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Represents a run of text that is contextually-important for some reason, such as text that has been marked or highlighted.

Overview Table

DOM Interface


The following example shows the difference between denoting the importance of a span of text (strong) as opposed to denoting the relevance of a span of text (mark). It is an extract from a textbook, where the extract has had the parts relevant to the exam highlighted. The safety warnings, important though they may be, are not relevant to the exam.

<h3>Wormhole Physics Introduction</h3>
<p><mark>A wormhole in normal conditions can be held open for a
maximum of just under 39 minutes.</mark> Conditions that can increase
the time include a powerful energy source coupled to one or both of
the gates connecting the wormhole, and a large gravity well (such as a
black hole).</p>
<p><mark>Momentum is preserved across the wormhole. Electromagnetic
radiation can travel in both directions through a wormhole,
but matter cannot.</mark></p>
<p>When a wormhole is created, a vortex normally forms.
<strong>Warning: The vortex caused by the wormhole opening will
annihilate anything in its path.</strong> Vortexes can be avoided when
using sufficiently advanced dialing technology.</p>
<p><mark>An obstruction in a gate will prevent it from accepting a
wormhole connection.</mark></p>

This example uses mark to indicate the “current” link.

    <li><a href="/one">One</a></li>
    <li><mark><a href="/two">Two</a></mark></li>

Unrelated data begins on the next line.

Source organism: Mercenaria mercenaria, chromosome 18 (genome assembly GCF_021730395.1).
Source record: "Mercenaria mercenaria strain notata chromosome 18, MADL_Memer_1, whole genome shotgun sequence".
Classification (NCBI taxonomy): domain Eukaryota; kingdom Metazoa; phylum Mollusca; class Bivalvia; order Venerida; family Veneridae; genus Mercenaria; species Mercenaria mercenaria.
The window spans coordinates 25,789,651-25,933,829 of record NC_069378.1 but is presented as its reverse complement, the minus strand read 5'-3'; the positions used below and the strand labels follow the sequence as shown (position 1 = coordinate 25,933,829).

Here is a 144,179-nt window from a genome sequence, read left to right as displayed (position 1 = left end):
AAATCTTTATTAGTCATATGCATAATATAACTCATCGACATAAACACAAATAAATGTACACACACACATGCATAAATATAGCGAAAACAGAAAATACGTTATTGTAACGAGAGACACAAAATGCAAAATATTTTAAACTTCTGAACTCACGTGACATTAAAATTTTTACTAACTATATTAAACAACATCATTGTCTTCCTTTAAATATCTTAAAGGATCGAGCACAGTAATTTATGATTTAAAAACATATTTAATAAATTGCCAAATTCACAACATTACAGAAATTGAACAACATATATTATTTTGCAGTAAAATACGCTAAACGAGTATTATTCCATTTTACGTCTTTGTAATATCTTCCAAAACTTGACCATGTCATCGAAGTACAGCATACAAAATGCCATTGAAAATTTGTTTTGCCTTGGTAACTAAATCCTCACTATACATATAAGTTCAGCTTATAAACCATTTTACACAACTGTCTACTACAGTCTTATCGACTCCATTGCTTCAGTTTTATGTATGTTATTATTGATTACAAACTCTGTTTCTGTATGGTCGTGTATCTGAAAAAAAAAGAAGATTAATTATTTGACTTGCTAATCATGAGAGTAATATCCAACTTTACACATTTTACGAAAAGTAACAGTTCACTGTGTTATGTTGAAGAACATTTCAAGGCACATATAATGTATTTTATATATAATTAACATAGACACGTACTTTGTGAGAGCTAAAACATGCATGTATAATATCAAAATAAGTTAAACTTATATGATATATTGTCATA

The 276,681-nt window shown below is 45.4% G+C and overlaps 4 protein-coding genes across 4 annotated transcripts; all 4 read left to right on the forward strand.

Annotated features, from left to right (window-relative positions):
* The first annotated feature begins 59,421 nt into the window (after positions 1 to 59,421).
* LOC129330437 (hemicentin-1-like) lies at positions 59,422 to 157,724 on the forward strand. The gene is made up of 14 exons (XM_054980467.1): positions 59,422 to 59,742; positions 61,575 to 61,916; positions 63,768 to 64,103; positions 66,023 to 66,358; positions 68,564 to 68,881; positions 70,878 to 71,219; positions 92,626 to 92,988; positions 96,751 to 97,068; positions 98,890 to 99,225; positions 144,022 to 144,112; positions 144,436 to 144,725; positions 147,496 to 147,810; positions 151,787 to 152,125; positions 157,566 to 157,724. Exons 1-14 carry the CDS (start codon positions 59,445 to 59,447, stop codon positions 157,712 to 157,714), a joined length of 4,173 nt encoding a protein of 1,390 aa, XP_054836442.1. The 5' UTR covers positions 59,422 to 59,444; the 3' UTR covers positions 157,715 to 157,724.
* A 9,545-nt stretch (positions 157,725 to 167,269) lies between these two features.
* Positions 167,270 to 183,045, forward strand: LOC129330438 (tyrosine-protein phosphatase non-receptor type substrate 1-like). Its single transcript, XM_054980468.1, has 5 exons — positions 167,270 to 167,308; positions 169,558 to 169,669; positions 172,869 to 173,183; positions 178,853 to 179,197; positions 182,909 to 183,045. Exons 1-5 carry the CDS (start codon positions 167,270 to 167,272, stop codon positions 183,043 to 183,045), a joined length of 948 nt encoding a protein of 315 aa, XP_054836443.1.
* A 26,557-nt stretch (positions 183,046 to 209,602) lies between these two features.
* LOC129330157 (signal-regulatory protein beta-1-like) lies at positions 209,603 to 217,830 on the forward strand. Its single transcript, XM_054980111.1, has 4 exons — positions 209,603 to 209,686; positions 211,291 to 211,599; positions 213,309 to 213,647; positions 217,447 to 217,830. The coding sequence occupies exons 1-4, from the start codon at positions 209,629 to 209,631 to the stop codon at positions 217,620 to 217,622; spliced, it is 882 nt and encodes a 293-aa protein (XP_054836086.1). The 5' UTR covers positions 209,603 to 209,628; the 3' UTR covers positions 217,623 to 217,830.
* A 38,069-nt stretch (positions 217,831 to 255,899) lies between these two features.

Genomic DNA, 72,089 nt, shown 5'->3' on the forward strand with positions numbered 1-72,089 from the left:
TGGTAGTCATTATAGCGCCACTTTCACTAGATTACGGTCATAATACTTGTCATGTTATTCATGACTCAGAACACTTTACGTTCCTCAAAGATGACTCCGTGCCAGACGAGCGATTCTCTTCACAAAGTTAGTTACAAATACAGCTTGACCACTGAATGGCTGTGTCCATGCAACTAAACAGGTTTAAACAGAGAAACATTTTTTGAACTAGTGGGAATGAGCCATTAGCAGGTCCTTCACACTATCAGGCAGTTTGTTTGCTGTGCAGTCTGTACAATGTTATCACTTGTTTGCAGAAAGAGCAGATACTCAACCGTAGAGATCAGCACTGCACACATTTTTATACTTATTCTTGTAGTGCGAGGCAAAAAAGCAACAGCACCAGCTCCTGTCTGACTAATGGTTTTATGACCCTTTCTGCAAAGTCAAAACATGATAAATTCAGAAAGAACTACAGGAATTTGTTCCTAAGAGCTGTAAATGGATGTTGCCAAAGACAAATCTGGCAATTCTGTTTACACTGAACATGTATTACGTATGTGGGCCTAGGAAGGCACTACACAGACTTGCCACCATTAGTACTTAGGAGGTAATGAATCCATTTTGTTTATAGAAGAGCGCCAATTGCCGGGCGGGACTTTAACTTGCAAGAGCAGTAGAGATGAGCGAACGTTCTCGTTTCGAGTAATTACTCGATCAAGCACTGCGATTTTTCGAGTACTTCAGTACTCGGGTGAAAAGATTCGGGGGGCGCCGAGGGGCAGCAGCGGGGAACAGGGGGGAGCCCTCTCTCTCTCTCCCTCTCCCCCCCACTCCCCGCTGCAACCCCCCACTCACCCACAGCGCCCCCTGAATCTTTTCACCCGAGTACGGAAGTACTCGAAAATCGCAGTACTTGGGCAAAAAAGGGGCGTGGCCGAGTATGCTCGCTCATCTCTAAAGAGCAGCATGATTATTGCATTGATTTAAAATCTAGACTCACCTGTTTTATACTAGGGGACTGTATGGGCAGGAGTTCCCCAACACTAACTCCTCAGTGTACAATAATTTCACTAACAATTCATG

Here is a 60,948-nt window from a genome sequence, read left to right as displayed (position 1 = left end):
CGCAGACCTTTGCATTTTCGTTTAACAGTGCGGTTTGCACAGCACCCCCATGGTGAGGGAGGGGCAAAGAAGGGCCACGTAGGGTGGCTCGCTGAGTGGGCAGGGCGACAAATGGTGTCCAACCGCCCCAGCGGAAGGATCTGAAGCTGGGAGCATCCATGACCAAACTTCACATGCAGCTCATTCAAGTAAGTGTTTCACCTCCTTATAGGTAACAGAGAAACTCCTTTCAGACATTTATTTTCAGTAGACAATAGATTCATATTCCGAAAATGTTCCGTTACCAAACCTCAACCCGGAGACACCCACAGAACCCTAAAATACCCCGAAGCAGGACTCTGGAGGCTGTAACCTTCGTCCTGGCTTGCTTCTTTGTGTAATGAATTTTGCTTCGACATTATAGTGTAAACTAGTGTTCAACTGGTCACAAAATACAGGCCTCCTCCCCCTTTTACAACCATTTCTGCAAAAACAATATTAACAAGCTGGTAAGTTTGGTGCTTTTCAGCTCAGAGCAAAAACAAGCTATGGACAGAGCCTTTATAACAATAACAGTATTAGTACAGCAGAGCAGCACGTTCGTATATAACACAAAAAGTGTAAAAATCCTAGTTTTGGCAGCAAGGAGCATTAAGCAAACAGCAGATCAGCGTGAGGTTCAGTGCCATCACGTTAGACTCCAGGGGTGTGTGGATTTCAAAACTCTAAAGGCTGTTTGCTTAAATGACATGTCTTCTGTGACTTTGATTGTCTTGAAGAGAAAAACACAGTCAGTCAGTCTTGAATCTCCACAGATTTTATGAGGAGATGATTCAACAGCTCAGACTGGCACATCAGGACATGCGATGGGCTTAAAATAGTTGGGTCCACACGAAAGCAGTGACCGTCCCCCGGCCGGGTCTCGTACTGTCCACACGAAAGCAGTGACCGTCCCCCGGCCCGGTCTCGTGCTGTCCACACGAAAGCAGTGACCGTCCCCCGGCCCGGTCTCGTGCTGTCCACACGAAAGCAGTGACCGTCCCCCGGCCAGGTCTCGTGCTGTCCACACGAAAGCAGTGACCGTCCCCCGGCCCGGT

<li><a href="/three">Three</a></li>
    <li><a href="/four">Four</a></li>


 The mark element is a phrasing-level element. It must not contain block-level elements, but it can contain other phrasing-level elements.


The mark element denotes the relevance of a span of text. By default, most browsers render it in black text on a yellow background, but you can change that with CSS.

To indicate importance, use strong; for emphasis, use em.

When used in the main prose of a document, the mark element indicates a part of the document that has been highlighted. When used in a quotation or other block of text (such as an aside), it indicates a highlight that was not originally present but which has been added to bring the reader’s attention to a part of the text. For example, the following are valid uses for the mark element:

  • Bring attention to a particular string of text.
  • Highlight parts of document that match a search string.
  • Enable body text to refer to a specific part of a quotation or code fragment.

Windows Internet Explorer 9. The mark element is only supported for webpages displayed in IE9 Standards mode. For more information, see Defining Document Compatibility.

Related specifications

HTML 5.1
W3C Working Draft
W3C Recommendation

See also

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